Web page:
After watching James Blake beat Nadal for the third straight time in round-robin play here, the obvious question is: why has Blake dismissed Nadal in all three of their matches yet Federer can hardly beat him? First of all, Federer’s record against Nadal is misleading. He’s 0-4 against Nadal on clay but he’s 2-2 on fast courts and all of Blake’s victories were on hard court.

Still, I imagine Federer watched the Blake-Nadal match and asked himself the same question. In Round Nine, he seems to have answered it.

Blake relies on power and athleticism. He gets to the ball early and hits it as hard as he can. As for Federer, when you have every stroke in the book, some times it can lead to over thinking. On grass court it’s easy for him: attack, then attack again and it’s over. He did that the entire two weeks at Wimbledon. But on hard court he seems confused about his game plan.

Nadal’s game has a brute force and simplicity to it. Play every point like it’s the last one, run around the backhand as often as possible, hit the ball hard and high over the net. Federer characterizes it like this: “He always plays the same way, but he does that so well.”

Federer’s game is more subtle. Low skidding slices, flat backhands, topspin backhands, hard forehands when the opportunity presents itself. He’s not hammering his opponent as much as probing him. But Nadal is not easy to break down. Federer has to match the force of his game.

And that’s what he did today. Less probing and more smashing. I’ve never seen Federer leap into the air and smash the ball so hard shot after shot. He broke Nadal right away and got out to a 4-2 lead and here we saw the first magical point.

Each player hit cross court then down the line as if they were doing drills at a tennis academy except they were hitting the ball three times harder and covering twice as much court. With every stroke, the crowd let out an “OOH”, each time a little louder. At one point Nadal ran all the way from one end of the baseline to the other to run around a forehand after which they resumed their X-pattern. Nadal finally hit a drop shot before Federer, on the twenty-first stroke, sent a volley long.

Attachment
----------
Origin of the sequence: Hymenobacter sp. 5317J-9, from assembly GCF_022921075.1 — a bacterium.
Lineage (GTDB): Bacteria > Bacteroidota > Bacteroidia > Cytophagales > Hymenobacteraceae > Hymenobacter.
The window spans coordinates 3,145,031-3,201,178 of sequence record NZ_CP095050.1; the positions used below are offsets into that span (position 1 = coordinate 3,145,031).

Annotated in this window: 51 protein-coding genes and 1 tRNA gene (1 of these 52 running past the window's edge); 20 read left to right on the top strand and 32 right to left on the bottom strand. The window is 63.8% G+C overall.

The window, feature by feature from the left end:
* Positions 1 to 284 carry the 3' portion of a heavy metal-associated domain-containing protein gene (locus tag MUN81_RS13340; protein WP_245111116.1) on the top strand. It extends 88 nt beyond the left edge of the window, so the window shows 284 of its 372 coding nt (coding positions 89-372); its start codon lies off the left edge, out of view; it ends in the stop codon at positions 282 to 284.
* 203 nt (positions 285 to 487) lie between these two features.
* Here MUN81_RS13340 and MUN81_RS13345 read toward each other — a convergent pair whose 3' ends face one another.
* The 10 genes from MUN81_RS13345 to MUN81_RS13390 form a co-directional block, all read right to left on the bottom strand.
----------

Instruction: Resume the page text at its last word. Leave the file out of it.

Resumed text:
Now I was excited.

Federer is now 3-6 against Nadal and gaining and that’s a bad thing.

Federer had a bad game serving for the set at 5-3 and Nadal got the break to get back on serve. We’ve seen this before. Federer got out to a quick start in Dubai and Roland Garros against Nadal then slowed down and lost the match. Nadal gets steelier as the game goes on and Federer gets shakier. This time Federer dealt with it by resuming his power game and it worked. In the next game, we saw the second magical point.

For the first seventeen strokes, both players hit the ball as hard as they could down the middle of the court. After that, the ball went corner to corner until Federer took a ball early and crossed up Nadal by hitting to the previous spot. The Blake imitation worked. Federer had his break and the first set.

Federer broke Nadal again in the second set and had two match points at 5-4 but couldn’t cash them in. Nadal was in full fighting mode now and two games later with Nadal serving, the battle escalated. Every point was exceptional. Each player hit a winner down the line that got the crowd on its feet. Federer hit his from outside the court – it barely passed inside the net post.

Federer got a third match point and here was the last magical point. It was short but magnificent. Nadal attacked first and sent Federer wide followed by a shot to the opposite corner then a drop shot as far from Federer as possible. Federer had so far to run he couldn’t stop his momentum and ran himself outside the doubles sideline. Just before he got there, he hit a cross court forehand too hard for Nadal to return. He dropped to his knees and let out a primal scream. He won the match, 6-4, 7-5, and had his third win in nine matches against his nemesis.

Federer is now 3-6 against Nadal and gaining and that’s a bad thing. The better Nadal gets, the further he falls behind and we’ll probably have another two or three years of Federer dominance. It could take that long to see if Marcos Baghdatis or Novak Djokovic might be able to chip away at him.

Don’t look to Blake for help. He lost in the final, 6-0, 6-3, 6-4, for his sixth straight loss to Federer. I shouldn’t be complaining, Federer and Nadal played a magnificent match and Blake jumped all the way to number four by reaching the final.

I’m upset because tennis is sinking in the U.S and I’m sure my California home will lose an ATP tournament or two. We’ve already lost the WTA tournament in San Diego after 2007. I spoke to a woman yesterday whose family runs a tennis facility for juniors near Pete Sampras’ hometown of Palos Verdes. They’ve removed twenty of their sixty courts and built courts for volleyball and speed soccer because there aren’t enough tennis players. They should probably build a skateboard park while they’re at it.

For now I’ll have to be content with Federer-Nadal Round Ten and a few more incredible matches but I’d forgo that for the real thing, a bonafide rivalry.

2006 Masters Cup: Three Sets = 24 Minutes Of Activity
2006 Masters Cup: Calling Dr. Freud
2006 Masters Cup: Blake Gets Hot
Yanks On Fire In Shanghai